It wasnt a popular decision at the time because the NCP language was working fine for most users, and people were reluctant to go through the hassle of reprogramming their computers things were a lot more hands-on in those days, and the switch required a lot of hard coding. "We had to jam it down their throats," remembers Cerf.
By any measure, all of the extra trouble was worth it.
TCP/IP was the protocol that allowed the Internet to expand in size and functionality, bringing us to where we are now 605 million people online as of September 2002, and user numbers expected to increase to a billion within the next three years.
Which is right about when the next large scale cutover is expected to take place. The new Internet Protocol, Ipv6, will become the next universal standard in 2006, effectively replacing the TCP/IP.
This is a compatible protocol, and as a result there wont be a rush to convert every computer and network on the planet at one time. Computer users and network administrators will probably be able download a patch for their operating systems within a few minutes.
This will enable the Internet to once again expand in size and functionality "indefinitely into the future," said Cerf.
Its fitting that, just prior to its 20 th birthday, the Internet came of age in another, more meaningful way.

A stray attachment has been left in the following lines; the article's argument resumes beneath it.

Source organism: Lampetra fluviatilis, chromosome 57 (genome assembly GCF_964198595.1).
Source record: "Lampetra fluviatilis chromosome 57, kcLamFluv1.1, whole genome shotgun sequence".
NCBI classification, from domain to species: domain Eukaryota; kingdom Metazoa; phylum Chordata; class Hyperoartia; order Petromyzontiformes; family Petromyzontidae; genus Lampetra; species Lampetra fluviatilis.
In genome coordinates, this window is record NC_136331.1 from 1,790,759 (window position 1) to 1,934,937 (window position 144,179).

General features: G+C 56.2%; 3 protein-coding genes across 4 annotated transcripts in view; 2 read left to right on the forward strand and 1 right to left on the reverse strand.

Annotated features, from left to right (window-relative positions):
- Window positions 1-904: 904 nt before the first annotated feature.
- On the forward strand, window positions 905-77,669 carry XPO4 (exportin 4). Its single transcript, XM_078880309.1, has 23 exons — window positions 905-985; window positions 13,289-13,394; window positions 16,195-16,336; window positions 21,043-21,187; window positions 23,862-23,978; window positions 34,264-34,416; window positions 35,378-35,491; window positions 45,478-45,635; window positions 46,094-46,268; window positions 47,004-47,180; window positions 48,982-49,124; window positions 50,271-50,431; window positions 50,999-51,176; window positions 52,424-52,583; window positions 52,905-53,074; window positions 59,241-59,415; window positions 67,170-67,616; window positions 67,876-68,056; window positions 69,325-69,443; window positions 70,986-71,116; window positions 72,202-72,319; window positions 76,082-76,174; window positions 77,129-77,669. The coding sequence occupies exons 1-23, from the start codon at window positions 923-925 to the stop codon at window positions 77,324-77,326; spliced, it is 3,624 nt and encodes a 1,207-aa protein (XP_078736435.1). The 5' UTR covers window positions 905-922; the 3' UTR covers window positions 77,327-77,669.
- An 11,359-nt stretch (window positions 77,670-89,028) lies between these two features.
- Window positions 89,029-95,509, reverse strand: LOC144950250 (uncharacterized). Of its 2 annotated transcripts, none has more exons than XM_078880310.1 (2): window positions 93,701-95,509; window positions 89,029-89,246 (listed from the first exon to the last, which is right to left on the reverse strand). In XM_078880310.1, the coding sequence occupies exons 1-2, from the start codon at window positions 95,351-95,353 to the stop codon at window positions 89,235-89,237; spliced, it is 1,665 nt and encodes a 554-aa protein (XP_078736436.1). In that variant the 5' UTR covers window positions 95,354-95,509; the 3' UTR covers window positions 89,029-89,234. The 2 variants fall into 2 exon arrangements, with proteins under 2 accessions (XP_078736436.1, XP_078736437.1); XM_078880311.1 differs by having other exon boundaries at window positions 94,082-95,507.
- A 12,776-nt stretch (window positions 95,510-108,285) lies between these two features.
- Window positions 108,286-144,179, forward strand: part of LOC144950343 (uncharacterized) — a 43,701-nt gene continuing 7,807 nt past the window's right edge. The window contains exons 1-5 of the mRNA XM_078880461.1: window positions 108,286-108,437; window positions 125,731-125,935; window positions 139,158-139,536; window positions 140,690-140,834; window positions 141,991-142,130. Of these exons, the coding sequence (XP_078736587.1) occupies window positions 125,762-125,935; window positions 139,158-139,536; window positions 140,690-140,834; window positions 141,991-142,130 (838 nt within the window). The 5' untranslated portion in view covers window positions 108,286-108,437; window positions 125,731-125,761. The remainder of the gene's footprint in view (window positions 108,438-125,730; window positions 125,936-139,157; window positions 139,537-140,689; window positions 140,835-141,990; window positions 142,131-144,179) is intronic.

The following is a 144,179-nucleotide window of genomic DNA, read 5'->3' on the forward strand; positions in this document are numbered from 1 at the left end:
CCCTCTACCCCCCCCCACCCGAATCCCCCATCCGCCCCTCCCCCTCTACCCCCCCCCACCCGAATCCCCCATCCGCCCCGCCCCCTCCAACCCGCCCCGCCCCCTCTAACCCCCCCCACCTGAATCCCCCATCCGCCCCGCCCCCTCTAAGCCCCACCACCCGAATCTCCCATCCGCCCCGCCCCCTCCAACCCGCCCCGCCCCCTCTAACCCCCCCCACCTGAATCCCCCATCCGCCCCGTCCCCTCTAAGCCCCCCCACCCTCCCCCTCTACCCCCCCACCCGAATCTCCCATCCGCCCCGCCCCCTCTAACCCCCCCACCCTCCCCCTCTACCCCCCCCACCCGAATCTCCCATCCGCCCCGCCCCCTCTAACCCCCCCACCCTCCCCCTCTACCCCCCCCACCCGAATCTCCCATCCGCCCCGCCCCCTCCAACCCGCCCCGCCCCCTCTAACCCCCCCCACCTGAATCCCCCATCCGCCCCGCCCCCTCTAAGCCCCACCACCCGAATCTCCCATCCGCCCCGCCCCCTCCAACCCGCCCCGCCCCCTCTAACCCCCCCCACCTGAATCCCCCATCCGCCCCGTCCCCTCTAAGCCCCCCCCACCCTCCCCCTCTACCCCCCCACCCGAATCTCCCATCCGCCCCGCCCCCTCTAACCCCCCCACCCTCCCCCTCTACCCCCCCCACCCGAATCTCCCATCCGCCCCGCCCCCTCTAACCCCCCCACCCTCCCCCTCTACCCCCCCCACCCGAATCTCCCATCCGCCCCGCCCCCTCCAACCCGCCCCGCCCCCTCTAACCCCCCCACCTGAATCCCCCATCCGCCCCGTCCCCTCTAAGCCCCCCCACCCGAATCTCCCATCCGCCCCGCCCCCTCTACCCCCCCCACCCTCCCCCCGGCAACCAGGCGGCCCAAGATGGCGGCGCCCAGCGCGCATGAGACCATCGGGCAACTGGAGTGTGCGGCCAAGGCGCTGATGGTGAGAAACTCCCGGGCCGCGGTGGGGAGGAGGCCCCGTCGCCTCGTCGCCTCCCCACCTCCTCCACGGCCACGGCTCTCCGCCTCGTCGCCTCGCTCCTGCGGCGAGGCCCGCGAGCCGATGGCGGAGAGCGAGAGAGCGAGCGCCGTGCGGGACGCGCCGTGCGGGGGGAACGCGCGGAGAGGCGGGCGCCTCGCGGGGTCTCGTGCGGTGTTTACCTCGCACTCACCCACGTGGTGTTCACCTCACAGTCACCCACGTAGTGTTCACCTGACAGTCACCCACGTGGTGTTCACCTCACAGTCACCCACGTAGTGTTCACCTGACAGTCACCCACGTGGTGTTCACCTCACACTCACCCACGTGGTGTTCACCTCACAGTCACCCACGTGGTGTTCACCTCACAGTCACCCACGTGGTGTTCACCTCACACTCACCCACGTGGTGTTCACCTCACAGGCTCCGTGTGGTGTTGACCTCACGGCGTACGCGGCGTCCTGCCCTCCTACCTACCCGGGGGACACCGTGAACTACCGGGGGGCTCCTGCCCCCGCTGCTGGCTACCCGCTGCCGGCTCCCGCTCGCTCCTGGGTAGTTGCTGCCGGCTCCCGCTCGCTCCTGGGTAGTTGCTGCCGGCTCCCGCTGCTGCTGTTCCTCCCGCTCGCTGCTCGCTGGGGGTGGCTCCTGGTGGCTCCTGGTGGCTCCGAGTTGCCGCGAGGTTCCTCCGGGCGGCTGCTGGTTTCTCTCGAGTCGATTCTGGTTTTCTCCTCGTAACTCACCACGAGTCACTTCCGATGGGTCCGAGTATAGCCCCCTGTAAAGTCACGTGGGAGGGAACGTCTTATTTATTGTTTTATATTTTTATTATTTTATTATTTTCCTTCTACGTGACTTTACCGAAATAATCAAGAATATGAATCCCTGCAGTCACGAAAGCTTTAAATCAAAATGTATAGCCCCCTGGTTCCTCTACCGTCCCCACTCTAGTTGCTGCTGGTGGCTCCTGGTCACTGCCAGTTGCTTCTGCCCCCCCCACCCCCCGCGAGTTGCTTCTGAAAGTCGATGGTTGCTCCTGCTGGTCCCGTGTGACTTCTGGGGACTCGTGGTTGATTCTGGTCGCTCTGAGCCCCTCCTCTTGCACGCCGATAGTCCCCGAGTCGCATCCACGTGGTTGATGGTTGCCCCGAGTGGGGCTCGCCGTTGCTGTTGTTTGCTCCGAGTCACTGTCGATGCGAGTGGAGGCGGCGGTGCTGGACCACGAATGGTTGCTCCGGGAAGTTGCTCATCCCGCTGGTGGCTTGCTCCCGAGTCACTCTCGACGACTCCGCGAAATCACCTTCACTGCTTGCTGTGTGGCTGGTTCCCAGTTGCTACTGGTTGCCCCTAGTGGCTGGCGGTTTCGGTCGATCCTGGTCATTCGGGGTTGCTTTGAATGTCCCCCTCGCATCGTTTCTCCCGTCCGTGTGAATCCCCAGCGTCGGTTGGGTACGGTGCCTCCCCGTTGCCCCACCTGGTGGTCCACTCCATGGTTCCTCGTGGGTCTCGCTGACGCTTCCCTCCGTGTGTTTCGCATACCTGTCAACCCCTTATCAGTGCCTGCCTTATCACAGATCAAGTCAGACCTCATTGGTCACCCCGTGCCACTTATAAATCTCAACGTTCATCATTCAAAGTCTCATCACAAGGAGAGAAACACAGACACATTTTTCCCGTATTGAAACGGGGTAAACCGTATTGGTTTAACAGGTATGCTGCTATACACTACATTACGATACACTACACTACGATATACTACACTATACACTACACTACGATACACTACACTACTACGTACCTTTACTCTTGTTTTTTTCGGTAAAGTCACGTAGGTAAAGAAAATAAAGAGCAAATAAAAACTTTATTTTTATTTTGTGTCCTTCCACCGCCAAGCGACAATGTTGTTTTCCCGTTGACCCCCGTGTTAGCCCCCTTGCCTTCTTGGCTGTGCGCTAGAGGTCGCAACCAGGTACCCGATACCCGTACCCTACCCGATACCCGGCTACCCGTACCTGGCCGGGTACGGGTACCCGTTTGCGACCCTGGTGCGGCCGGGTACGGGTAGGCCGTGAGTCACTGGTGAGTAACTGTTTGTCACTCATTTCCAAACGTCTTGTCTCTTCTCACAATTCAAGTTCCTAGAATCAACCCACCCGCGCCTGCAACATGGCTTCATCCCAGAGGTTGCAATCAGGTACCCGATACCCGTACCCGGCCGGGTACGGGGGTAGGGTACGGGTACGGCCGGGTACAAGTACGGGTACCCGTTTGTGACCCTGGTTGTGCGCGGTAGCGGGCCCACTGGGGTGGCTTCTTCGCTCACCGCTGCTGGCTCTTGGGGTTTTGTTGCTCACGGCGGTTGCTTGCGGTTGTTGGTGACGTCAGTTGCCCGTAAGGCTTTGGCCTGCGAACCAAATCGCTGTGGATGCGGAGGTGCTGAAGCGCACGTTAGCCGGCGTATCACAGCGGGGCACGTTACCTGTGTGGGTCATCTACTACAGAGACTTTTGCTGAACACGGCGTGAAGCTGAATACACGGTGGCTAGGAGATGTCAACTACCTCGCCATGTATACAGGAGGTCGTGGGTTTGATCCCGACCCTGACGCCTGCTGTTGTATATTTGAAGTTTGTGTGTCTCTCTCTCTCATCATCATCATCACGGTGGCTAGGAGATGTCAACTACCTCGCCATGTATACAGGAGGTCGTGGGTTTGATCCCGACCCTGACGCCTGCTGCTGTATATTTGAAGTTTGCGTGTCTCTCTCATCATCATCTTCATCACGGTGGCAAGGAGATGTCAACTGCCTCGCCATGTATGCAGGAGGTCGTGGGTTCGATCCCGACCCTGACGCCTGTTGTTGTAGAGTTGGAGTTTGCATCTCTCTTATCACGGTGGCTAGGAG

For years, experts have lamented that the true value of the Internet was not in commerce but communication the free exchange of ideas and information to the betterment of all mankind.
Yet, until this year, there was little evidence of this intention. The majority of successful Web sites are focussed on entertainment in some way e-mail sites, porn sites, gambling sites, news and sports sites with scrolling advertisements, file sharing sites that allow people to steal music and movies.
Just when things looked hopeless, like there couldnt be any more spam or pop-up ads, the Massachusetts Institute of Technology announced that they would soon put almost all of their course materials texts, lectures, lecture videos, study aids and presentations online where they could be freely accessed by anyone.
The program is called the MIT OpenCourseWare (OCW) Pilot ( http://ocw.mit.edu/index.html ) and according to MIT President Charles Vest, it has the power to change the way we view and share information with the rest of the world.
"OpenCourseWare looks counter-intuitive in a market driven world. It goes against the grain of current material values. But it really is consistent with what I believe is the best about MIT. It is innovative. It expresses our belief in the way education can be advanced by constantly widening access to information and by inspiring others to participate," said Vest.
In the near future, people around the world will be able to access MITs full range of courses. While they wont have the degrees to show for it, the knowledge they gain could be put to good use in the fields of medicine, science, technology, social planning and education, to name just a few.
Going against the grain, MITs decision proves that the Internet, at 20, is finally starting to grow up.